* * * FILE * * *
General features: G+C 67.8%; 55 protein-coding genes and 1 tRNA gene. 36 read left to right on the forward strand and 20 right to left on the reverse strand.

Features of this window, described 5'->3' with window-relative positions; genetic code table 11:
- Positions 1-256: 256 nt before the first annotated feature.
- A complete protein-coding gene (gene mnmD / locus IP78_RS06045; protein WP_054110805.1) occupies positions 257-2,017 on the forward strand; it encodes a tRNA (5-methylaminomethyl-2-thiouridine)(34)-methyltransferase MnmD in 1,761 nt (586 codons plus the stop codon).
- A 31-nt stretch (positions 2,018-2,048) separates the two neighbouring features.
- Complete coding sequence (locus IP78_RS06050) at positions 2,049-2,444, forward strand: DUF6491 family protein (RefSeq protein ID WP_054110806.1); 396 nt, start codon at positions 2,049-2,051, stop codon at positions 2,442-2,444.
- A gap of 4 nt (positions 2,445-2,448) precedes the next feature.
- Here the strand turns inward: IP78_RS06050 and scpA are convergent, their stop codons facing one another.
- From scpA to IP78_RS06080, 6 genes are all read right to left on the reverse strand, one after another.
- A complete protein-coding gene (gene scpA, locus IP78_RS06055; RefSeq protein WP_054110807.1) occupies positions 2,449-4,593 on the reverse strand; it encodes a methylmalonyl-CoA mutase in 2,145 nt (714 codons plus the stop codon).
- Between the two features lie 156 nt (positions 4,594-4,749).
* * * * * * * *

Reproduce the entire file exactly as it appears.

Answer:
General features: G+C 67.8%; 55 protein-coding genes and 1 tRNA gene. 36 read left to right on the forward strand and 20 right to left on the reverse strand.

Features of this window, described 5'->3' with window-relative positions; genetic code table 11:
- Positions 1-256: 256 nt before the first annotated feature.
- A complete protein-coding gene (gene mnmD / locus IP78_RS06045; protein WP_054110805.1) occupies positions 257-2,017 on the forward strand; it encodes a tRNA (5-methylaminomethyl-2-thiouridine)(34)-methyltransferase MnmD in 1,761 nt (586 codons plus the stop codon).
- A 31-nt stretch (positions 2,018-2,048) separates the two neighbouring features.
- Complete coding sequence (locus IP78_RS06050) at positions 2,049-2,444, forward strand: DUF6491 family protein (RefSeq protein ID WP_054110806.1); 396 nt, start codon at positions 2,049-2,051, stop codon at positions 2,442-2,444.
- A gap of 4 nt (positions 2,445-2,448) precedes the next feature.
- Here the strand turns inward: IP78_RS06050 and scpA are convergent, their stop codons facing one another.
- From scpA to IP78_RS06080, 6 genes are all read right to left on the reverse strand, one after another.
- A complete protein-coding gene (gene scpA, locus IP78_RS06055; RefSeq protein WP_054110807.1) occupies positions 2,449-4,593 on the reverse strand; it encodes a methylmalonyl-CoA mutase in 2,145 nt (714 codons plus the stop codon).
- Between the two features lie 156 nt (positions 4,594-4,749).